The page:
I don’t think of the Chronicle of Higher Education as an especially hospitable venue for evangelicals. Thus, I was surprised this week to read a fascinating and even-handed portrait of William Lane Craig.
Written by Nathan Schneider, the piece follows Craig from the evangelical subculture (including his part-time teaching at Biola) to debates against atheists held at large, public and private universities.
Schneider begins with a smart observation:
The enormous kinds of questions that speculative-minded college students obsess over—life, death, the universe—are taken unusually seriously by philosophers who also happen to be evangelical Christians. To them, after all, what one believes matters infinitely for one’s eternal soul. They therefore tend to care less about disciplinary minutiae and terms of art than about big-picture “worldviews,” every aspect of which should be compatible with a particular way of thinking about the fraught love affair between God and humanity—or else.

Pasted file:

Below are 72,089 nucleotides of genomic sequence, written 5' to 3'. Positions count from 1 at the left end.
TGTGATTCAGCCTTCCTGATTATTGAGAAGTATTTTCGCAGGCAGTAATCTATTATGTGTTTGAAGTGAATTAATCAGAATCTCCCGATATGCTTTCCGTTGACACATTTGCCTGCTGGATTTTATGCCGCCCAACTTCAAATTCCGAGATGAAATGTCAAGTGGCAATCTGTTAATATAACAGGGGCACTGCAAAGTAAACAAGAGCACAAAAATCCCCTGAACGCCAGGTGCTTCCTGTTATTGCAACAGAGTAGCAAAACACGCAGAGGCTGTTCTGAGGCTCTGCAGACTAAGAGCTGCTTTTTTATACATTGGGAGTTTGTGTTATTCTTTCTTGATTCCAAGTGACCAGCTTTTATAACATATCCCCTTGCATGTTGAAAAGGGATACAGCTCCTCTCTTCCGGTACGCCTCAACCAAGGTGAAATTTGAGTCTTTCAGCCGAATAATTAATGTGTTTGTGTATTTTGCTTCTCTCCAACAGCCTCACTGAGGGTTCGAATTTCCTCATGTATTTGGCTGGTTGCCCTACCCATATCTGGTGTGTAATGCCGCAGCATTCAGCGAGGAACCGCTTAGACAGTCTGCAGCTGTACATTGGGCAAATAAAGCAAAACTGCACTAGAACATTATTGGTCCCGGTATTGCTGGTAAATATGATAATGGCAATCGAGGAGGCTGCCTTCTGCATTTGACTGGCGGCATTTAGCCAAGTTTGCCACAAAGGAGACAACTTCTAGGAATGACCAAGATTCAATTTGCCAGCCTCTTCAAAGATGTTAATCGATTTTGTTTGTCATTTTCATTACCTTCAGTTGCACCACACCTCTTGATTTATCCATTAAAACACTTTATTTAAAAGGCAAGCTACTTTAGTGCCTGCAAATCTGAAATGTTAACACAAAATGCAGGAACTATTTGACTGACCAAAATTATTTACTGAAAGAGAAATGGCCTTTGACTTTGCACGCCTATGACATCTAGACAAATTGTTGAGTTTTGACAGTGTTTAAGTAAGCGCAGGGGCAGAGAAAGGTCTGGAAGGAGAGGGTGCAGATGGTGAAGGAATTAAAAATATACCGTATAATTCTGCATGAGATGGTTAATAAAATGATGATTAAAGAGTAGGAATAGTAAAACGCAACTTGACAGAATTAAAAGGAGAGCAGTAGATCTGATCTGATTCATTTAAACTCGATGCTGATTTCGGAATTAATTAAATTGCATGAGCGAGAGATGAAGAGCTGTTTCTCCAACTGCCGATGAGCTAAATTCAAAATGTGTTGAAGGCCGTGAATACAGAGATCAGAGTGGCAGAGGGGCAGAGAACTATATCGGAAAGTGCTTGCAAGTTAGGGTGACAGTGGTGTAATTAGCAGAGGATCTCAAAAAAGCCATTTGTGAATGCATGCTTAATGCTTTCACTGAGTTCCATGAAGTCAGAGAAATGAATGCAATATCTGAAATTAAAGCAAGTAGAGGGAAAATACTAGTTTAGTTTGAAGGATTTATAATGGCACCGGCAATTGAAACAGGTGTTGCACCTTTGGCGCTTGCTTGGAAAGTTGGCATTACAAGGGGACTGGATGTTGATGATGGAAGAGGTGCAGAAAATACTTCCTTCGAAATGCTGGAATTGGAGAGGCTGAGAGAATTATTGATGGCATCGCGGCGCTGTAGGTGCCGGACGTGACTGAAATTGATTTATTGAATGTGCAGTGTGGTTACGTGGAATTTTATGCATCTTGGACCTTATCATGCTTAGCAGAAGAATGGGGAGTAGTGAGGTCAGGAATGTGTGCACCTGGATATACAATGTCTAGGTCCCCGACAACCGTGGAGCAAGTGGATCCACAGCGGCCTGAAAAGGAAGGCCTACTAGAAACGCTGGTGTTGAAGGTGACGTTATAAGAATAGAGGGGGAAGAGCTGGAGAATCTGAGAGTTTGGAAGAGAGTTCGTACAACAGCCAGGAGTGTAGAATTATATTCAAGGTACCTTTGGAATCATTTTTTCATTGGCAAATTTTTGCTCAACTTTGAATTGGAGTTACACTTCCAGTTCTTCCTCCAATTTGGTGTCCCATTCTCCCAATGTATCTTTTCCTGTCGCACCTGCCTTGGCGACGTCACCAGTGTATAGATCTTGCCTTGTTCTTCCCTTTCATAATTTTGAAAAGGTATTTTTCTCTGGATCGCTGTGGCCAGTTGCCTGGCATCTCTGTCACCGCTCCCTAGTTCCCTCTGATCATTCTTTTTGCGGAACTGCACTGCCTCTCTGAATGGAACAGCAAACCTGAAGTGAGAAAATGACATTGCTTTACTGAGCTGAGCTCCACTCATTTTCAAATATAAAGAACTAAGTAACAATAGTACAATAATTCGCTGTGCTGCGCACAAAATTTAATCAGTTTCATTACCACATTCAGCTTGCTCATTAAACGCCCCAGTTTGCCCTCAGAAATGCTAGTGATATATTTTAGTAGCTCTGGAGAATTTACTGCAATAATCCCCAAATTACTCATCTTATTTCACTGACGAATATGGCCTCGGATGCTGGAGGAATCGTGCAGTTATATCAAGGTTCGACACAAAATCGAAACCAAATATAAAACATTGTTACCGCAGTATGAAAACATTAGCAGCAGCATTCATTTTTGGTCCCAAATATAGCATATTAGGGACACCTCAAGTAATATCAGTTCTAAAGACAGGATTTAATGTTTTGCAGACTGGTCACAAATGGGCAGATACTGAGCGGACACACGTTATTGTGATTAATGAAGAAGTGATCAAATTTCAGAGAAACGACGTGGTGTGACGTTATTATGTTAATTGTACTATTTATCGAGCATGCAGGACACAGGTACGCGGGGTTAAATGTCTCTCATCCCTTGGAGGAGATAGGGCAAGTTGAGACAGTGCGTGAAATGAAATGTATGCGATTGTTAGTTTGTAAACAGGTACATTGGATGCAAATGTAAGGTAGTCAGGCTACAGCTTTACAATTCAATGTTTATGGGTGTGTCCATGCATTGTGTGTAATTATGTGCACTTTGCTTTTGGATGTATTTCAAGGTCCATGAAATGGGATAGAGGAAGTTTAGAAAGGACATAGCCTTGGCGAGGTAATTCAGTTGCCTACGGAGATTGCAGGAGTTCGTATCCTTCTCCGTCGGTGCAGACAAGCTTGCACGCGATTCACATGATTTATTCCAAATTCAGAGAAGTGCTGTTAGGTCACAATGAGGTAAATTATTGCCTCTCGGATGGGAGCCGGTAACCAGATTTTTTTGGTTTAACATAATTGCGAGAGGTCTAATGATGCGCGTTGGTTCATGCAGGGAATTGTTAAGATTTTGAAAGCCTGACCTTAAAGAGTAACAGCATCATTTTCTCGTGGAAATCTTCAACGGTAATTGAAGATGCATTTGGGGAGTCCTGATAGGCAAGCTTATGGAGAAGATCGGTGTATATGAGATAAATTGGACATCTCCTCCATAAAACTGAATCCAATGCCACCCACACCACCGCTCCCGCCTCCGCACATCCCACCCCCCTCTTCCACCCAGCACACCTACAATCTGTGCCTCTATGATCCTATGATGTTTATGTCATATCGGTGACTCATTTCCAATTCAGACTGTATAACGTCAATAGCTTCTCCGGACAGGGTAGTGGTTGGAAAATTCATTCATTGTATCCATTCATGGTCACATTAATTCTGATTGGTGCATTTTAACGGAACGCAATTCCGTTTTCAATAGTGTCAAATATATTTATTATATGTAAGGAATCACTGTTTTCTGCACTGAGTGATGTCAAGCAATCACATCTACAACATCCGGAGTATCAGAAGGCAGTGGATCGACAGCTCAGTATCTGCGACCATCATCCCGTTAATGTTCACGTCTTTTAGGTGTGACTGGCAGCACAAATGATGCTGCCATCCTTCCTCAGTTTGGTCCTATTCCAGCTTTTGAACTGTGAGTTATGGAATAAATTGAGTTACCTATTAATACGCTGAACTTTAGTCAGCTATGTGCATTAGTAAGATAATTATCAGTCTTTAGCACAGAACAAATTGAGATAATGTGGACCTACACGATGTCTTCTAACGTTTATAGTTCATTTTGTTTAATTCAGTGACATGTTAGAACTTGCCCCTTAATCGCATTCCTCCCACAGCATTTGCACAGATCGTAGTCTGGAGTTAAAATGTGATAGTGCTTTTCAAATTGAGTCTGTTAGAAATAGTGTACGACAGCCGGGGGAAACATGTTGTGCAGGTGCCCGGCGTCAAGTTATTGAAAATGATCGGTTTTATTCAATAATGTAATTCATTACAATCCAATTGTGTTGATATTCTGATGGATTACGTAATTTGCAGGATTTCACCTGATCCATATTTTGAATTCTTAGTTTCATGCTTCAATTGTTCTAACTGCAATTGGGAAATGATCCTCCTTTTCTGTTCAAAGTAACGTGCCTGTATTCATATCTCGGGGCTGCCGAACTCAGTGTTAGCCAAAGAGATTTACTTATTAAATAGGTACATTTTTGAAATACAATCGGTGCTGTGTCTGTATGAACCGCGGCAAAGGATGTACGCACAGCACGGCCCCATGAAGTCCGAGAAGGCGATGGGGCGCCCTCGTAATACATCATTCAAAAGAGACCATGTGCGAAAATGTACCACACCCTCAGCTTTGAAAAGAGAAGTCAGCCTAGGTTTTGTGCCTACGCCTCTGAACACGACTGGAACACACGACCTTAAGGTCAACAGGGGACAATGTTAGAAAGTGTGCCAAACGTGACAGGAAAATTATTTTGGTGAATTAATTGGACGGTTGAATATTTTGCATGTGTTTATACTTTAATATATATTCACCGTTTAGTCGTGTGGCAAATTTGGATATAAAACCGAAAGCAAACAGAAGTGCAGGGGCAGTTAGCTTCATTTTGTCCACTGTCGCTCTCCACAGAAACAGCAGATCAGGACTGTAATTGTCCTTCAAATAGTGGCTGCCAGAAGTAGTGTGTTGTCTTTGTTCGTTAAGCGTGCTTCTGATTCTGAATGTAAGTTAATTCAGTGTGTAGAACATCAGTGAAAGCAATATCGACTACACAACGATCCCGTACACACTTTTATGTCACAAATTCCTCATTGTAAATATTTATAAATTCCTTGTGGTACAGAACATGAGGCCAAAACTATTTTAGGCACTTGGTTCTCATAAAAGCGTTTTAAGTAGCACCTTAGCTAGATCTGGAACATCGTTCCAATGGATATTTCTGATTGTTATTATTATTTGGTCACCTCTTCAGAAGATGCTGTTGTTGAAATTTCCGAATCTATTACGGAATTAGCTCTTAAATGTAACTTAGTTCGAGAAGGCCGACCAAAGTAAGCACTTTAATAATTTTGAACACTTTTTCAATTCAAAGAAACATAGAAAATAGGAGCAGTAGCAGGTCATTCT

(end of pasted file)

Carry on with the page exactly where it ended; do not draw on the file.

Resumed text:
In other words, evangelicals have ready opportunities to engage students in discussions about the “big questions,” partly because universities too frequently eschew them.
Schneider also profiles Craig’s, well, almost ruthless debating style:
In the opening statement he pummels the opponent with five or so concise arguments—for instance, the origins of the universe, the basis of morality, the testimony of religious experience, and perhaps an addendum of evidence for the resurrection of Jesus. Over the course of the rebuttals he makes sure to respond to every point that the opponent has brought up, which usually sends the opponent off on a series of tangents. Then, at the end, he reminds the audience how many of his arguments stated at the outset the opponent couldn’t manage to address, much less refute. He declares himself and his message the winner. Onlookers can’t help agreeing.
The above paragraph suggests that style and approach matter as much as substance in many forums. Nevertheless, Schneider presents a positive assessment of Craig’s acumen and philosophical training. And Craig has been training a small legion of followers at Biola, many of whom are going on to top-notch philosophy Ph.D. programs. In other words, watch out non-theists.
Whatever you make of Craig’s approach and beliefs (or those of his opponents, for that matter), what is clear is that the students are the big winners. They get entertainment, and they get to tackle big questions often left unaddressed or obliquely addressed in their classrooms.